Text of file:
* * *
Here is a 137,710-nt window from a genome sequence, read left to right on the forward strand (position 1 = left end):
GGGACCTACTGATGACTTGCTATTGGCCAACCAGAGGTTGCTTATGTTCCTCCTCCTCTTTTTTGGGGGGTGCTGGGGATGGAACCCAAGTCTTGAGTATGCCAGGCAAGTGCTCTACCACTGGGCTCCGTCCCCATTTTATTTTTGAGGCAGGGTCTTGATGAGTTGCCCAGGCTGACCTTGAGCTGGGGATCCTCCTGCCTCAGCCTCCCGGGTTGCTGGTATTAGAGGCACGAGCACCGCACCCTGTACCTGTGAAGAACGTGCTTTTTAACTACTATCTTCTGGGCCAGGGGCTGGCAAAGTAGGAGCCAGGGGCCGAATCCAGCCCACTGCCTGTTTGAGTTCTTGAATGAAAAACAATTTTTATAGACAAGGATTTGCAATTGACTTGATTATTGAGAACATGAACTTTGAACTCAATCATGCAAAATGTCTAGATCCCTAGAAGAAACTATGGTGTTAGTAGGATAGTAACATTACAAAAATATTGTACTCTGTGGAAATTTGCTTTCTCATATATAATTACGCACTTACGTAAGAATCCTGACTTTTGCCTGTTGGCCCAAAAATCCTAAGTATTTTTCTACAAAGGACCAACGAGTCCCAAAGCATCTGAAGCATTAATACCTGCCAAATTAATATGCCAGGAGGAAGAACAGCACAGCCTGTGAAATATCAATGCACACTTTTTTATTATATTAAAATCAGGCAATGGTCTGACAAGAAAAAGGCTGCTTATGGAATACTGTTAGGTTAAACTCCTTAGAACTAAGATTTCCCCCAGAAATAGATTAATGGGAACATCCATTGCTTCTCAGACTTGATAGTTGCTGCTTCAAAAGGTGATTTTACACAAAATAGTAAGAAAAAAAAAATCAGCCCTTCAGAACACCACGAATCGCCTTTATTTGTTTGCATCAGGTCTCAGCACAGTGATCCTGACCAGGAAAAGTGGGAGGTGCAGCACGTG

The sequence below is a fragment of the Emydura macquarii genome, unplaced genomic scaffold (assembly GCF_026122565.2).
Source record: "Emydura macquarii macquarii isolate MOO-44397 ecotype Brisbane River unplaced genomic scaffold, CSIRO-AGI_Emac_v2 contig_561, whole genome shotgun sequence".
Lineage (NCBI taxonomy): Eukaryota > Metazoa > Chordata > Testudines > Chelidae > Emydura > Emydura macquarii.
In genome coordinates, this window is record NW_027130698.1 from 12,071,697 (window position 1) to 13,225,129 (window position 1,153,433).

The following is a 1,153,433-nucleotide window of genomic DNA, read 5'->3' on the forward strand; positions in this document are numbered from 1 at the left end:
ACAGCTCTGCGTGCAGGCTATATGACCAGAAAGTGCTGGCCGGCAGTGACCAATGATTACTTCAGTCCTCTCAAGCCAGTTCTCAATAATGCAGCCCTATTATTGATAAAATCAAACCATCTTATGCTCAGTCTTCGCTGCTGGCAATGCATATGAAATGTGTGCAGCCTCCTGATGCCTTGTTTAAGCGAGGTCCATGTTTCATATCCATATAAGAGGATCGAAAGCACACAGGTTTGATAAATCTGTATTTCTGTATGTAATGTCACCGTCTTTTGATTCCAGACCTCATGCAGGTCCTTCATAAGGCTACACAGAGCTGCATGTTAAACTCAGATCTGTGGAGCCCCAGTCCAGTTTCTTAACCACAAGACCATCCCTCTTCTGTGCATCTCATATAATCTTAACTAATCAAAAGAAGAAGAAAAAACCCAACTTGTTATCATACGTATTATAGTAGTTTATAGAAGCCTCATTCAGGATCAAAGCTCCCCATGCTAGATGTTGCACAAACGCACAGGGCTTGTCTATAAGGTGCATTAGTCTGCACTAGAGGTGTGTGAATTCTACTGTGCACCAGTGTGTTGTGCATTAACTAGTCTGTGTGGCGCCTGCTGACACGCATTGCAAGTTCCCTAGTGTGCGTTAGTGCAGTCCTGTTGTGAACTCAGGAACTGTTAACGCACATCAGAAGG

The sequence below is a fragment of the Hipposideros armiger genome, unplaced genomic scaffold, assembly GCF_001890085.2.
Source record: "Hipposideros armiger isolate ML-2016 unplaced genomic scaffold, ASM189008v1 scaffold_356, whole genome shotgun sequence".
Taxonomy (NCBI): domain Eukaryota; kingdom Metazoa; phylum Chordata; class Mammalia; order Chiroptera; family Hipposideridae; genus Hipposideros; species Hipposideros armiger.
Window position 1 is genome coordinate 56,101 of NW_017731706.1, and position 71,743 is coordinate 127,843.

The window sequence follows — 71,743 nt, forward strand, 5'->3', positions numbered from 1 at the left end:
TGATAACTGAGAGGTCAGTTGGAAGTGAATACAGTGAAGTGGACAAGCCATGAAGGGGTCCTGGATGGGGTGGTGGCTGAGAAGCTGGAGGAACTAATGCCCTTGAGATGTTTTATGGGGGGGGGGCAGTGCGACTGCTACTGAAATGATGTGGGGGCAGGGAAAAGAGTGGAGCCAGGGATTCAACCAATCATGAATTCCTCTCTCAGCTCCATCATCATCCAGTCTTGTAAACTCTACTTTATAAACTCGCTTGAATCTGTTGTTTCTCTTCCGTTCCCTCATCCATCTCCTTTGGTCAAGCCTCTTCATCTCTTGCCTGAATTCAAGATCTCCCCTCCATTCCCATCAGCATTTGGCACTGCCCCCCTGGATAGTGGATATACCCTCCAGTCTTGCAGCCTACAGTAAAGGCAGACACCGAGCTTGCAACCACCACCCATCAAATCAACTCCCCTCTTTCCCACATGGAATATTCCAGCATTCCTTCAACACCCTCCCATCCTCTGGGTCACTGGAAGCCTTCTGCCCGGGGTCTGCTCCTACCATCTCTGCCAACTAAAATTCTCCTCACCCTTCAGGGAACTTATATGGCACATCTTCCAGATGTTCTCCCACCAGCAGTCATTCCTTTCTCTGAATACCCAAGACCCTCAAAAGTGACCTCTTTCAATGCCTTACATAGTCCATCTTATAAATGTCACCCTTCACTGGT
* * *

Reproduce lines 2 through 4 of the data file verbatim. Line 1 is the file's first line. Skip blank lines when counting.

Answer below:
GGGACCTACTGATGACTTGCTATTGGCCAACCAGAGGTTGCTTATGTTCCTCCTCCTCTTTTTTGGGGGGTGCTGGGGATGGAACCCAAGTCTTGAGTATGCCAGGCAAGTGCTCTACCACTGGGCTCCGTCCCCATTTTATTTTTGAGGCAGGGTCTTGATGAGTTGCCCAGGCTGACCTTGAGCTGGGGATCCTCCTGCCTCAGCCTCCCGGGTTGCTGGTATTAGAGGCACGAGCACCGCACCCTGTACCTGTGAAGAACGTGCTTTTTAACTACTATCTTCTGGGCCAGGGGCTGGCAAAGTAGGAGCCAGGGGCCGAATCCAGCCCACTGCCTGTTTGAGTTCTTGAATGAAAAACAATTTTTATAGACAAGGATTTGCAATTGACTTGATTATTGAGAACATGAACTTTGAACTCAATCATGCAAAATGTCTAGATCCCTAGAAGAAACTATGGTGTTAGTAGGATAGTAACATTACAAAAATATTGTACTCTGTGGAAATTTGCTTTCTCATATATAATTACGCACTTACGTAAGAATCCTGACTTTTGCCTGTTGGCCCAAAAATCCTAAGTATTTTTCTACAAAGGACCAACGAGTCCCAAAGCATCTGAAGCATTAATACCTGCCAAATTAATATGCCAGGAGGAAGAACAGCACAGCCTGTGAAATATCAATGCACACTTTTTTATTATATTAAAATCAGGCAATGGTCTGACAAGAAAAAGGCTGCTTATGGAATACTGTTAGGTTAAACTCCTTAGAACTAAGATTTCCCCCAGAAATAGATTAATGGGAACATCCATTGCTTCTCAGACTTGATAGTTGCTGCTTCAAAAGGTGATTTTACACAAAATAGTAAGAAAAAAAAAATCAGCCCTTCAGAACACCACGAATCGCCTTTATTTGTTTGCATCAGGTCTCAGCACAGTGATCCTGACCAGGAAAAGTGGGAGGTGCAGCACGTG

The sequence below is a fragment of the Emydura macquarii genome, unplaced genomic scaffold (assembly GCF_026122565.2).
Source record: "Emydura macquarii macquarii isolate MOO-44397 ecotype Brisbane River unplaced genomic scaffold, CSIRO-AGI_Emac_v2 contig_561, whole genome shotgun sequence".